Topic: Sexual Behavior Problems Treatment (Children)
Definition for Sexual Behavior Problems Treatment (Children):
Sexual Behavior Problems Treatment (Children) is defined by the CEBC as the treatment of behaviors involving sexual body parts that are developmentally inappropriate or potentially harmful to themselves or others initiated by children ages 12 and younger. Sexual behavior problems may range from problematic self-stimulation (such that it causes physical harm or damage) to nonintrusive behaviors (such as preoccupation with nudity, looking at others) to sexual interactions with other children that include more explicit behaviors than sex play (such as intercourse) to coercive or aggressive sexual behaviors, with the latter behavior being of most concern, particularly when paired with large age differences between children. When sexual behavior problems appear to be trauma-related symptoms that originate from sexual abuse the child has experienced, the behavior may be termed “sexually reactive.”
It should be noted that although the term “sexual” is used, the reasons for engaging in such behavior vary and are rarely related to sexual gratification or stimulation. Instead, these behaviors tend to be related to other factors, such as curiosity, impulsivity, anxiety, trauma-related symptoms (e.g., re-experiencing symptoms of post-traumatic stress disorder), and attention-seeking.
Interventions for sexual behavior problems that have been systematically evaluated predominately fall in one of two categories: (a) treatments targeting sexual behavior problems and (b) treatments targeting the effects of child sexual abuse including sexual behavior problems.
- Target population: Children ages 12 and younger who demonstrate behaviors involving sexual body parts that are developmentally inappropriate or potentially harmful
- Services/types that fit: Outpatient, day treatment, and residential services in individual or group formats
- Delivered by: Mental health professionals
- In order to be included: Program must specifically target sexual behavior problems, either on their own or as a component of treatment for child sexual abuse
- In order to be rated: There must be research evidence (as specified by the Scientific Rating Scale) that examines outcomes related to sexual behavior for the child, such as changes in the child’s behavior, symptom levels, and/or functioning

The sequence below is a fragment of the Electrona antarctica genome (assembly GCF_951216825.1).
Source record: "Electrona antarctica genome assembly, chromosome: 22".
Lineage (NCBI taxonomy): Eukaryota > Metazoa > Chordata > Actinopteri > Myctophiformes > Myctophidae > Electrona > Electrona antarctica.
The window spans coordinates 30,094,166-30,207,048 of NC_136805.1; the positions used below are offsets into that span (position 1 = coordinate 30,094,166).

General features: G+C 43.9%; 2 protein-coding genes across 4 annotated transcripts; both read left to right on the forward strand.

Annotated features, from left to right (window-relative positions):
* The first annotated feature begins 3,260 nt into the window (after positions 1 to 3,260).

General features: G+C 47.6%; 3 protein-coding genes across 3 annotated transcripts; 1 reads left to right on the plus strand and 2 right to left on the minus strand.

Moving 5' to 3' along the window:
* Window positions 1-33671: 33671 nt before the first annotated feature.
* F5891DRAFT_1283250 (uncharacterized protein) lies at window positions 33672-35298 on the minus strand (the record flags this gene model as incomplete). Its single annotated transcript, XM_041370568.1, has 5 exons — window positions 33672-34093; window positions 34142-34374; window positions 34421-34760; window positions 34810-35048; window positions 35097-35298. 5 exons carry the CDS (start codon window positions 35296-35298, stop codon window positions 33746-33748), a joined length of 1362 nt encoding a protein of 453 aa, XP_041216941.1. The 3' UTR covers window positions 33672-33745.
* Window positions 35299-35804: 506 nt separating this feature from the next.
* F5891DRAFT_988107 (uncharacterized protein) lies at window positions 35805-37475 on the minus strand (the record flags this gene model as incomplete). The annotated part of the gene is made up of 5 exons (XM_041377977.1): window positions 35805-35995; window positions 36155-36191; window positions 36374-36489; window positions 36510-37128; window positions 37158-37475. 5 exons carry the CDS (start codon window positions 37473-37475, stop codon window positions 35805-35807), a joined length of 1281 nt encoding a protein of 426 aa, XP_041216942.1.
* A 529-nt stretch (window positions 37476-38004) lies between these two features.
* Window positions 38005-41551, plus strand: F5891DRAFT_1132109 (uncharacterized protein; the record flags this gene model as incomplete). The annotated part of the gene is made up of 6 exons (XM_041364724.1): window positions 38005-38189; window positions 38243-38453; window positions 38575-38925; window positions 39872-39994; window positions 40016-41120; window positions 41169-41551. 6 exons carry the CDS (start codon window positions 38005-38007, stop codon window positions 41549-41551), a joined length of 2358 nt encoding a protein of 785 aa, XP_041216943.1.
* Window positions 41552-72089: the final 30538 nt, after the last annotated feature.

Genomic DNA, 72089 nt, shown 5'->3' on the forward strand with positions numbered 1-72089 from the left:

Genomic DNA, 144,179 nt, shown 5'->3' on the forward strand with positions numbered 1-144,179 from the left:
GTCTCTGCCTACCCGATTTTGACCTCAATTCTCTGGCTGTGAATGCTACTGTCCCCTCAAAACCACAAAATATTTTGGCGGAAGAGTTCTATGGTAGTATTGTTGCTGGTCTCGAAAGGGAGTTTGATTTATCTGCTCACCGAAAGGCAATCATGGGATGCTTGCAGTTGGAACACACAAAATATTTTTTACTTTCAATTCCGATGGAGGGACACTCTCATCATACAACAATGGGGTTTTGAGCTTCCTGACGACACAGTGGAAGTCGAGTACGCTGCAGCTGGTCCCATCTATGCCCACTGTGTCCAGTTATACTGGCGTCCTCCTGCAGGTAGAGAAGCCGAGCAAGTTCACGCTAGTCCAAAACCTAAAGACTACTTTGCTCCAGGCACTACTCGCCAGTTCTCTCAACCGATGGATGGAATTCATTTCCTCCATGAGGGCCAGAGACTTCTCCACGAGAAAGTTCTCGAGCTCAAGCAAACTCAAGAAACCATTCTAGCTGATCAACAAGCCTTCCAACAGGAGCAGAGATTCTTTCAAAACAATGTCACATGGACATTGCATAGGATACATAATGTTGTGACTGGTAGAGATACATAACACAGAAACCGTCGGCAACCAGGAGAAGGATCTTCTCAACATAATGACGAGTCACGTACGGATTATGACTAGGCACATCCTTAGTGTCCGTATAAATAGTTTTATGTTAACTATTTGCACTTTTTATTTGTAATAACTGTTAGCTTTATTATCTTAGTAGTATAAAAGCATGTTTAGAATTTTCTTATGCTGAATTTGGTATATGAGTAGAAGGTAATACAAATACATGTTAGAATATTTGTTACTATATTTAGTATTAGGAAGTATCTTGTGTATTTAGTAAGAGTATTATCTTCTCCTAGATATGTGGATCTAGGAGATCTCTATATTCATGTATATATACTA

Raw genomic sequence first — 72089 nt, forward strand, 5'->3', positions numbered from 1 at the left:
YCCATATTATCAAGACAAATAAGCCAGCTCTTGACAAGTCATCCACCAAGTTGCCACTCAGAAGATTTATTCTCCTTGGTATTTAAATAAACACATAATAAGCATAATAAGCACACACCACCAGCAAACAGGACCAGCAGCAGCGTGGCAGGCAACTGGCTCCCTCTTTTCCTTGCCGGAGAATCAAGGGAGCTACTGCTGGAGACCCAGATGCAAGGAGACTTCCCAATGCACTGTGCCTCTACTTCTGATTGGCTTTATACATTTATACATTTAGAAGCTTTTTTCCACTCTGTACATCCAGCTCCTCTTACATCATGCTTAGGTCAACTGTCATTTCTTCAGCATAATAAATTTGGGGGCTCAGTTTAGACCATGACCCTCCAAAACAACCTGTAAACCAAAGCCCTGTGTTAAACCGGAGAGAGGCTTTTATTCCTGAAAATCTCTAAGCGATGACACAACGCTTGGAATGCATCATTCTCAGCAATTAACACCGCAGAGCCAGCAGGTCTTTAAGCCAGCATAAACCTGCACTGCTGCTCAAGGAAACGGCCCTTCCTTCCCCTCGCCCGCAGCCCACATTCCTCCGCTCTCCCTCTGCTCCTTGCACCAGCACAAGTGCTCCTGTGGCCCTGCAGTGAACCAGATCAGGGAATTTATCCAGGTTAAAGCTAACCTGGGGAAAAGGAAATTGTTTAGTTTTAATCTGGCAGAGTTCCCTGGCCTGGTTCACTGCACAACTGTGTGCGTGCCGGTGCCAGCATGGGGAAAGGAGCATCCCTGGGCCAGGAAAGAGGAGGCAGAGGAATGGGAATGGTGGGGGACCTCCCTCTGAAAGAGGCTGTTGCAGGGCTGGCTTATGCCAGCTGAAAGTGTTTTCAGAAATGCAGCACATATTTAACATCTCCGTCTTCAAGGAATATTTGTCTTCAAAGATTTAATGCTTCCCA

Programs in this Topic Area
The programs listed below have been reviewed by the CEBC and, if appropriate, been rated using the Scientific Rating Scale.
Two Programs with a Scientific Rating of 2 - Supported by Research Evidence:
- Children with Problematic Sexual Behavior Cognitive-Behavioral Treatment Program: School-age ProgramChildren (boys and girls ages 6 to 12 years of age) with sexual behavior problems and their caregivers
- Trauma-Focused Cognitive-Behavioral Therapy (TF-CBT)Children with a known trauma history who are experiencing significant posttraumatic stress disorder (PTSD) symptoms, whether or not they meet ...
Five Programs with a Scientific Rating of NR - Not able to be Rated:
- Interventions for Children with Sexual Behavior Problems: Research, Theory and TreatmentChildren aged 7-12 years who have sexual behavior problems and their parent(s)/caretakers
- Problematic Sexual Behavior – Cognitive-Behavioral Therapy for Preschool ChildrenBoys and girls ages 3 to 6 years with sexual behavior problems and their caregivers
- Safety, Mentoring, Advocacy, Recovery, and Treatment (SMART)Children ages 4-11 who have a history of child sexual abuse (CSA) and are exhibiting problematic sexual behavior (PSB)
- Trauma Outcome Process Assessment Model (TOPA)Sexually abused children and adolescents and children and adolescents who have sexual behavior problems or manifest sexually abusive behavior including ...
- When Children AbuseChildren from 5 to 12 years of age who have been identified by any number of sources for exhibiting inappropriate sexual behavior ...
Why was this topic chosen by the Advisory Committee?
The Sexual Behavior Problems Treatment (Children) topic area is relevant to child welfare because there are children in the child welfare systems who exhibit sexual behavior problems and who would benefit from treatment to help manage these behaviors. Children may exhibit age-inappropriate sexual behavior, including inappropriate sexual contact with another child. These children can benefit from treatment that promotes learning and maintaining appropriate boundaries, and managing their inappropriate behavior. This treatment acknowledges the child’s own abuse history (if present) and how the abuse has impacted their relationships with others.
Debra Zanders-Willis, Director
Child Welfare Services
County of San Diego
San Diego, CA
Jane F. Silovsky, PhD, Associate Professor
Center on Child Abuse and Neglect, Developmental and Behavioral Pediatrics
Department of Pediatrics, University of Oklahoma Health Sciences Center